Climate deal: What the scientists say

A snapshot of what scientists are saying about climate change ahead of the next round of UN talks opening in Lima on Monday.

WHERE ARE WE NOW?

Atmospheric levels of three from burning coal, oil and gas are the highest in 800,000 years.

Global temperatures for the 10-month period from January to October were the hottest on average in 2014 since record-keeping began in 1880.

Since the start of the Industrial Revolution in 1750, about 2,000 billion tonnes of the most plentiful greenhouse gas, (CO2), have been emitted.

From 1880 to 2012, the global average surface temperature rose by 0.85 degrees Celsius (1.5 degrees Fahrenheit).

The global mean sea level rose by 19 centimetres (7.6 inches) from 1901 to 2010.

WHERE ARE WE HEADING?

Depending on how much carbon is spewed into the atmosphere, the global mean temperature could rise by 0.3 C to 4.8 C this century, and sea levels by 26-82 cm.

Wet countries will become more prone to heavy rain and flooding and dry countries more exposed to drought. Poor tropical countries and small island states will see their coastlines carved away by rising seas.

The impacts could translate into species loss, hunger, homelessness, the spread of disease and wars for natural resources.

WHAT CAN WE DO?

Nations have agreed to limit warming to 2 C over pre-Industrial Revolution levels. A tighter target of 1.5 C comes under review next year.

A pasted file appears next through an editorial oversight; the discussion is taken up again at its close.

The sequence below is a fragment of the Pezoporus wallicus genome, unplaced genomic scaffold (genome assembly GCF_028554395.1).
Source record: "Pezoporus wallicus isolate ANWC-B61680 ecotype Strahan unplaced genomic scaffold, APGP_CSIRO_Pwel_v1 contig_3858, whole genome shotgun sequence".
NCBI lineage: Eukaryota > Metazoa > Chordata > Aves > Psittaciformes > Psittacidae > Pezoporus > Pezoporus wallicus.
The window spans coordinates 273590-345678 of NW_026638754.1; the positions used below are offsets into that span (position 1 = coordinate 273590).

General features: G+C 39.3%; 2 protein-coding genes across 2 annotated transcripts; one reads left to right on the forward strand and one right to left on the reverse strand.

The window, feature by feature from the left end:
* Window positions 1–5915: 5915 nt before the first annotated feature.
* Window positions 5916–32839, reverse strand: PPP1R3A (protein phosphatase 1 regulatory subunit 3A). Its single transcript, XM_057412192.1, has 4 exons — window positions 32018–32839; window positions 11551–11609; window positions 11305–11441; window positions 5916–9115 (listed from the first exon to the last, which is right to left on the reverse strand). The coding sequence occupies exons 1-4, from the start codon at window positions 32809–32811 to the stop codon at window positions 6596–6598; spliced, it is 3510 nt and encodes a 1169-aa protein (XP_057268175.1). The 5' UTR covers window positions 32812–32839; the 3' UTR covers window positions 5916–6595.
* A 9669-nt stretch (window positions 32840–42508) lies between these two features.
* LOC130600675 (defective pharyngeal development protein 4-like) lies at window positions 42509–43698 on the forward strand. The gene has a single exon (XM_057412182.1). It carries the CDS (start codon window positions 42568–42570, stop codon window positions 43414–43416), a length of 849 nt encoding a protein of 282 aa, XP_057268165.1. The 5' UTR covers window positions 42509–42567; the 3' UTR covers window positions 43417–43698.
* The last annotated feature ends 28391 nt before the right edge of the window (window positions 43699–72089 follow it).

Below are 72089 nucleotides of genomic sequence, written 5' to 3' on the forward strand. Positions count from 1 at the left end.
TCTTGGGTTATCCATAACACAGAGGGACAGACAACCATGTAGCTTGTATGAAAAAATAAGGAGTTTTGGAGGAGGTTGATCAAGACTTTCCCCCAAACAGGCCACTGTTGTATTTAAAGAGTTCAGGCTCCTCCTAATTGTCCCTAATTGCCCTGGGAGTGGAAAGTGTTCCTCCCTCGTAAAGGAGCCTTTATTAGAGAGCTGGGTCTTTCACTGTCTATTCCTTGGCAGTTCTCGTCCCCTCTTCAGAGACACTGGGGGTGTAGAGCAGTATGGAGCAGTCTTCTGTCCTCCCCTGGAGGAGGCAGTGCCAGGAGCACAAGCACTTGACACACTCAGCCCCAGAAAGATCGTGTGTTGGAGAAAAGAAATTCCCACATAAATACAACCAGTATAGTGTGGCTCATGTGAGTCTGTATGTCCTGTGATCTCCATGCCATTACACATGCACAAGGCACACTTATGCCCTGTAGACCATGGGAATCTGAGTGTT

Meeting these goals carries a cost, as countries have to switch from cheap, plentiful and polluting fossil fuels to cleaner renewable sources.

The UN's Intergovernmental Panel on Climate Change (IPCC) says a 2 C pathway requires annual greenhouse-gas cuts of 40-70 percent by 2050, compared to levels in 2010—and to zero or below by 2100.

For a "likely", 66-percent, chance of meeting the target, carbon concentrations in the atmosphere should not exceed 450 parts per million of CO2 equivalent (CO2eq) by 2100.

The level was 430 ppm CO2eq in 2011 and heading, on current trends, for 750-1,300 ppm CO2eq by 2100. This leaves a "budget" of about 1,000 billion tonnes of CO2 to emit in total.

SOURCES: The IPCC's 2014 Fifth Assessment Report; October 2014 report by US National Oceanic and Atmospheric Administration (NOAA).


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© 2014 AFP

Citation: Climate deal: What the scientists say (2014, November 28) retrieved 18 February 2020 from https://phys.org/news/2014-11-climate-scientists.html
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